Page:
If circumstances turn sour in 2020 — as some economists predict — state government could be in deep financial trouble.
Those are among the conclusions contained in a February report by the state's Commission on Government Forecasting and Accountability.
"Illinois' economy is having its share of ups and downs, but overall, 2018 was better than the year before. The state has moved beyond full employment into late-cycle expansion, which is characterized by labor supply constraints and increasing wages and cost pressures," the commission report states.
Despite that generally good news, the commission once again cited problems Illinois is experiencing with declining population, serious financial woes and a poor business climate that has "some firms questioning whether they want to expand in the state or elsewhere."
"Illinois has what it needs to remain a top business center, as long as it can solve the fiscal problems that are eroding its edge in the competition for talent, jobs and capital," the commission states.
The report comes as the General Assembly is beginning its review of Gov. J.B. Pritzker's proposed $39 billion budget that is scheduled to take effect July 1.
The commission's reference to solving the state's fiscal problem is ironic considering Pritzker's stated intention to do so by proposing and passing a state constitutional amendment that would permit a progressive income tax.
A progressive income tax allows rising rates of taxation on rising levels of income. The Illinois Constitution currently mandates a flat income tax rate, now at 4.95 percent.
But the soonest a vote can be held on the amendment is November 2020, which means Pritzker's attempts to address Illinois' fiscal woes are on hold.
In the meantime, a booming national economy has lifted Illinois out of the economic doldrums, although "Illinois still trails the rest of the country in most gauges of economic performance."
The best news comes on the jobs front, where the state "added about 70,000 positions on net" in 2018, "two-thirds more than in 2017."
Manufacturing accounted for "one of every four net job additions" in 2018. The jobless rate fell to 4.1 percent last fall, "an all-time low."
The Chicago area is benefiting from that boom more than the rest of the state.
The report states the "national economy is in great shape" but showing signs of entering the later stages of the business cycle." The commission predicts the economic expansion will "draw to a close in 2020 as the Fed raises interest rates and increased uncertainty takes hold."
If so, that's especially bad news for Illinois because it trails its Midwestern neighbors and the nation as a whole in a variety of economic measures.
The commission outlines some of the state's strengths, including business access to customers and a strong transportation network. But economic growth will be limited by financial instability in state government and "weak demographic trends."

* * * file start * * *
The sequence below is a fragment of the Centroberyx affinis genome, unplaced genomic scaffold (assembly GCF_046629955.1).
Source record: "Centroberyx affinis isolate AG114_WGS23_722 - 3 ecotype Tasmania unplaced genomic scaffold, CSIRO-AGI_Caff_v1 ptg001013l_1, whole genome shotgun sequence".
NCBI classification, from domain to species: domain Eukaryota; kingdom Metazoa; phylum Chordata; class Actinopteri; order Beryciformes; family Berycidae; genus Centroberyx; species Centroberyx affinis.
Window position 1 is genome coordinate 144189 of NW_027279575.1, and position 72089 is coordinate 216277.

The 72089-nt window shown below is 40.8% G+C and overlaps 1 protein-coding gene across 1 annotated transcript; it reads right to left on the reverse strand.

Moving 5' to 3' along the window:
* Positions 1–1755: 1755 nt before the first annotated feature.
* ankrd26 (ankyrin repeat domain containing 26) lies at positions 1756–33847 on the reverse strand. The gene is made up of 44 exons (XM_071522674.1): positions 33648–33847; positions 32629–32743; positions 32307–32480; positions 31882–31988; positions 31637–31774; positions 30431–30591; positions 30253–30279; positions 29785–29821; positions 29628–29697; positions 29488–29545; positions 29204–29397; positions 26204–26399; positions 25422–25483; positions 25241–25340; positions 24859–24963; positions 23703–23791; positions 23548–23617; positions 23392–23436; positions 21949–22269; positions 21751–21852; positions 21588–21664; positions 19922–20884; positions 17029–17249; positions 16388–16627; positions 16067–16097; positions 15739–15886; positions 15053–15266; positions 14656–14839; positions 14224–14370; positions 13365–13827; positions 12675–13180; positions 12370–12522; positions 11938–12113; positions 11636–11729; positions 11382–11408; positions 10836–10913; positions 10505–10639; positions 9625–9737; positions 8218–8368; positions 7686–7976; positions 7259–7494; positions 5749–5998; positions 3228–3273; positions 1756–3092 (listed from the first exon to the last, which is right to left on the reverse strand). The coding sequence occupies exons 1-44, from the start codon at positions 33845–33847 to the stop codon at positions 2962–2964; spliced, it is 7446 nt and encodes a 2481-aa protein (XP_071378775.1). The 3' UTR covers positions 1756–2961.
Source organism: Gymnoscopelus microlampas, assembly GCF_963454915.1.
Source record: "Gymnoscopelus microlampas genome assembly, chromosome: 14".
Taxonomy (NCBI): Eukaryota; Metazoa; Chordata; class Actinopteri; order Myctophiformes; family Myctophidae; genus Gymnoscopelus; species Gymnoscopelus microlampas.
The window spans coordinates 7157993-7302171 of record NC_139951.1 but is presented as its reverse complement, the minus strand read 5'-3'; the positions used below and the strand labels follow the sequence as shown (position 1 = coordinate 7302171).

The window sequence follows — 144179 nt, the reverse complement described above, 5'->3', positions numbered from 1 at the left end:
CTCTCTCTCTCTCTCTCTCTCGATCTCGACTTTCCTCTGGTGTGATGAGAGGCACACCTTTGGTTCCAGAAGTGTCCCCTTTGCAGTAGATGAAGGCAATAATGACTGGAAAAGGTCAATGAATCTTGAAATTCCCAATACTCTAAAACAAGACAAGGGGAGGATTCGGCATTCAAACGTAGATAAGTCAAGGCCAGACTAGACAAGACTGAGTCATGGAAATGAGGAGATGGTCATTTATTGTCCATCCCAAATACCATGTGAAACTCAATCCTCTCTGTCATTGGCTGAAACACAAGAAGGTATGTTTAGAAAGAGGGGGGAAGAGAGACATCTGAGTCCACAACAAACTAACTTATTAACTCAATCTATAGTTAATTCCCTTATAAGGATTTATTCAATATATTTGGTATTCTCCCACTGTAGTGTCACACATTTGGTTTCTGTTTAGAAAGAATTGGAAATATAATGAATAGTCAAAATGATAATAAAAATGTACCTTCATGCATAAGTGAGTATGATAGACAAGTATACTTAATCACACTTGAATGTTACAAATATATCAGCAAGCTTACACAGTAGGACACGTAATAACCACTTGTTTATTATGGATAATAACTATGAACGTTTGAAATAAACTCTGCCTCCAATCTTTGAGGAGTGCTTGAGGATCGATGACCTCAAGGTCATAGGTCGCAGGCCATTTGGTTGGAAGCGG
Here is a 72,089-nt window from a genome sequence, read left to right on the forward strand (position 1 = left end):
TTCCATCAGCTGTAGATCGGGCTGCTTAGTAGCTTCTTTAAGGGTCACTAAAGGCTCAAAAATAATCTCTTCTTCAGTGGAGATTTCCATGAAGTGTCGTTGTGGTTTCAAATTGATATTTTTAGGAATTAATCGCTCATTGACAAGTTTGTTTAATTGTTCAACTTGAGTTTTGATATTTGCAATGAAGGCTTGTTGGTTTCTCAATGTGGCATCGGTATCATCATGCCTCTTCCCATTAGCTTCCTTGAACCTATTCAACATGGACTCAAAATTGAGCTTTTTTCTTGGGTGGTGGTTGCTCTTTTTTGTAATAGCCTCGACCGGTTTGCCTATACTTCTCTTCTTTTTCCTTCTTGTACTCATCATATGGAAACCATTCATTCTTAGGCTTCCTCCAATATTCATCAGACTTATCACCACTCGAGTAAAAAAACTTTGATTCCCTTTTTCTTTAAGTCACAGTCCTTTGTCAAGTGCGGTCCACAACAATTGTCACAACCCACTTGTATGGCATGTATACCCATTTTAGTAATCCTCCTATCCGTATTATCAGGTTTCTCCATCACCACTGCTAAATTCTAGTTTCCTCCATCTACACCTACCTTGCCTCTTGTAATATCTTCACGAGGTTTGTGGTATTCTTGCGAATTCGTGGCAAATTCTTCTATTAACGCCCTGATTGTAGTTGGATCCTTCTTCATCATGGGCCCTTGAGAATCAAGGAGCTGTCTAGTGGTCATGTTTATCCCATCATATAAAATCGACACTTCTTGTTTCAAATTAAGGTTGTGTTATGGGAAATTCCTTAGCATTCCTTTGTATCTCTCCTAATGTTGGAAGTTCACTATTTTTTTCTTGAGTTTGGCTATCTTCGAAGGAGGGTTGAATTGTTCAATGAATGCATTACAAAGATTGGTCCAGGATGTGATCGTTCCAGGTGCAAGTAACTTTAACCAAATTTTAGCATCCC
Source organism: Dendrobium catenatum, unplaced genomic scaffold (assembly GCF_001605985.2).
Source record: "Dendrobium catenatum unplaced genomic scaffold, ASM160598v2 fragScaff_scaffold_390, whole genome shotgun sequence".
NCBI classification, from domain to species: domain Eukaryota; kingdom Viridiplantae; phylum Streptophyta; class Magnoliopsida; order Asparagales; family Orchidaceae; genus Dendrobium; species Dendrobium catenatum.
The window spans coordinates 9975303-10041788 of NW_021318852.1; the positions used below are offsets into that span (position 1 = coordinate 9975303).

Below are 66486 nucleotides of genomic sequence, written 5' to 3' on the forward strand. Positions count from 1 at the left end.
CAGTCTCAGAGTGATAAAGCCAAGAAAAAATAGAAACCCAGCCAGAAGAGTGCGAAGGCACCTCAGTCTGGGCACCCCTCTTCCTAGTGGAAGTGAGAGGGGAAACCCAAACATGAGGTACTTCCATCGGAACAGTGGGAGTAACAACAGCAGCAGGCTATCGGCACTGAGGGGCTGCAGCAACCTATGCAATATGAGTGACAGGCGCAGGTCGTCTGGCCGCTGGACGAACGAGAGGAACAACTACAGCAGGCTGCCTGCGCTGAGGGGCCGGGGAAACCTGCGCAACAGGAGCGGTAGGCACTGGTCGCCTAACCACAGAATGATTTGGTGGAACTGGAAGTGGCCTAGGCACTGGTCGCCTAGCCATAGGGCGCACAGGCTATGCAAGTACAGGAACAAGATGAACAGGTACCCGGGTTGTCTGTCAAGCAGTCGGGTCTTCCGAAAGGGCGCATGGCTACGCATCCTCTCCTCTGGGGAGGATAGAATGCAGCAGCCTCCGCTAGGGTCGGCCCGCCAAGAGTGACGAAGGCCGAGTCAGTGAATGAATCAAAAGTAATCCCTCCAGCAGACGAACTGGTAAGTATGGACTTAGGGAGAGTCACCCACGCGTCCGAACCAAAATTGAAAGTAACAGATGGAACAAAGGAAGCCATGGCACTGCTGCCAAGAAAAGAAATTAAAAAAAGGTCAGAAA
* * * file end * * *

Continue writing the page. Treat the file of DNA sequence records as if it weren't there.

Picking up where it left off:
"The vibrant national economy is enticing more of the state's residents to seek opportunities elsewhere," the report states, noting "the largest number of the state's out-migrants headed to Indiana."
"More concerning is the decline in the working-age population, which is more severe in Illinois than in most other parts of the country. Over the next decade, Illinois will lose a larger share of working-age residents than almost any other states," the report states.
The more people who work, the more who pay taxes to all levels of government.
The current low unemployment rate has resulted in dramatic increases in state income and sales tax revenues. Nonetheless, the current state budget is deeply in deficit — an estimated $2 billion — while Pritzker balances his proposed 2019-20 budget with revenue estimates generated from nonexistent programs (legalized marijuana and sports gambling) and a series of tax increases.
Pritzker's projections may prove accurate if legislators move swiftly to approve his recommendations. But if he does succeed in actually balancing the budget, as the Illinois Constitution requires, it would be the first time that has happened in more than 15 years.
The commission states that the "biggest threats" to the state's financial health are "fiscal problems and weak demographic profile," neither of which can be expected to improve in the near to intermediate future.
Pritzker, a Democrat, won an overwhelming election victory in November over former Republican Gov. Bruce Rauner, who made no headway in his attempts to alleviate the state's financial problems.
Pritzker promised to do better, balancing budgets and restoring the state to prosperity. But he's stuck with the same fiscal and policy realities that doomed Rauner's optimistic rhetoric and, as the commission's report states, will continue to remain in place.
Jim Dey, a member of The News-Gazette staff, can be reached at email@example.com or 217-351-5369.